Our study sample comprised articles pertaining to the topic of psychiatric disorders chosen from the six most widely read printed newspapers and magazines in both countries. This represents more than 75% of all readers of all newspapers and more than 50% of all magazines [22
]. Articles were retrieved by a media agency and were taken from five one-week periods throughout the year 2007. Articles from both countries were analyzed as a single pool, as the Czech Republic and Slovakia share similar socio-economical, political, and mental health policies. All parts of the newspapers were searched for key words (neutral terms, e.g., depression, dementia, as well as labeling terms, e.g., schizophrenic, alcoholic) covering all the major psychiatric disorders, including news, interviews, columns, and editorials.
We used content analysis [23
] to study articles in which a person with a psychiatric disorder represented the relevant content obtained after establishing the keywords.
Out of all articles obtained after setting the keywords, we preformed relevance sampling of the articles in which the subject of psychiatric disorder represented the relevant content. The initial numbers of articles identified were 1424 in the Czech Republic and 900 in Slovakia. The initial articles' search revealed numerous articles that did not use keywords in association with persons with psychiatric disorders, for example: "Depression on the stadium after losing the game; New anti-corruption law caused anxiety in the parliament, Alcoholic beverages cannot be advertised"; etc. The selection of articles with psychiatric disorder as the relevant content defined our final sample. A total of 375 articles were identified for the further analysis; 203 in the Czech Republic and 172 in the Slovak Republic.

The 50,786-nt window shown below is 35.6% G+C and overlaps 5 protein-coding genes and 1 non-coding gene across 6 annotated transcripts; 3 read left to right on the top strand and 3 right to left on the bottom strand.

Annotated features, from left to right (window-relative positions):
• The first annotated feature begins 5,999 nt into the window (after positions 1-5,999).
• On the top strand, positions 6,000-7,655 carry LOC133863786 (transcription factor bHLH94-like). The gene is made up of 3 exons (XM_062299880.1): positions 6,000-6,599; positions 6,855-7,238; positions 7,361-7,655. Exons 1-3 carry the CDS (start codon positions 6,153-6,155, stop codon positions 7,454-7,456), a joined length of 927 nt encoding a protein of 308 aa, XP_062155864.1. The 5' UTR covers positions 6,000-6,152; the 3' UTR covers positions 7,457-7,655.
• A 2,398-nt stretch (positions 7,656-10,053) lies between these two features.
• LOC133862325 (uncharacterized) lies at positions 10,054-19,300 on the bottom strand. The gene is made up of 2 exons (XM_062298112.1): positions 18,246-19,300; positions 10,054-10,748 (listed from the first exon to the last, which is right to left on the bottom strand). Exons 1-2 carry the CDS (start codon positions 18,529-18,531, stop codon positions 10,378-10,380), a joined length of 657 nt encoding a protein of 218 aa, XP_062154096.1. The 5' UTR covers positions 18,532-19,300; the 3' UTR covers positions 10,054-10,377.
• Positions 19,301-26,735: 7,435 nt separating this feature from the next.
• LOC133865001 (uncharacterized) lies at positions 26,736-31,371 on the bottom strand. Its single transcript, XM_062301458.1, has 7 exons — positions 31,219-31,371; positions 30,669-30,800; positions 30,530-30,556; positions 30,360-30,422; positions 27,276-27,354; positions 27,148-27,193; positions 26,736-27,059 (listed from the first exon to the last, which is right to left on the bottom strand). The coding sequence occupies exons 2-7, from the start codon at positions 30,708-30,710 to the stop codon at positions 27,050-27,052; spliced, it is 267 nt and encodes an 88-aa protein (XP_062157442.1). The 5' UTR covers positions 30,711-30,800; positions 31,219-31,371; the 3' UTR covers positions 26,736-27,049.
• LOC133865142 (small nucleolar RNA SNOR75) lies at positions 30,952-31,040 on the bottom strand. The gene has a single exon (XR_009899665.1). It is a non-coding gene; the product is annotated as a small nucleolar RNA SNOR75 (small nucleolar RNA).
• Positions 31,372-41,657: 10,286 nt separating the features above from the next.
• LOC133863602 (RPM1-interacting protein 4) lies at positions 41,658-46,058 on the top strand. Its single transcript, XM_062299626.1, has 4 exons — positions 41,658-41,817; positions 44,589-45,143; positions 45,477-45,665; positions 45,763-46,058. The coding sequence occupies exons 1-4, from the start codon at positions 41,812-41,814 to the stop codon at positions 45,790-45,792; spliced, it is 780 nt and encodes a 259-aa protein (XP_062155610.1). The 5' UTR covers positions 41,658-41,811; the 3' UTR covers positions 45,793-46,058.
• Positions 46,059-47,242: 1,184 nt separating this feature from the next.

This sampling is a combination of purposive sampling
] focusing on key media, using only the six most read print media, stratified composite sampling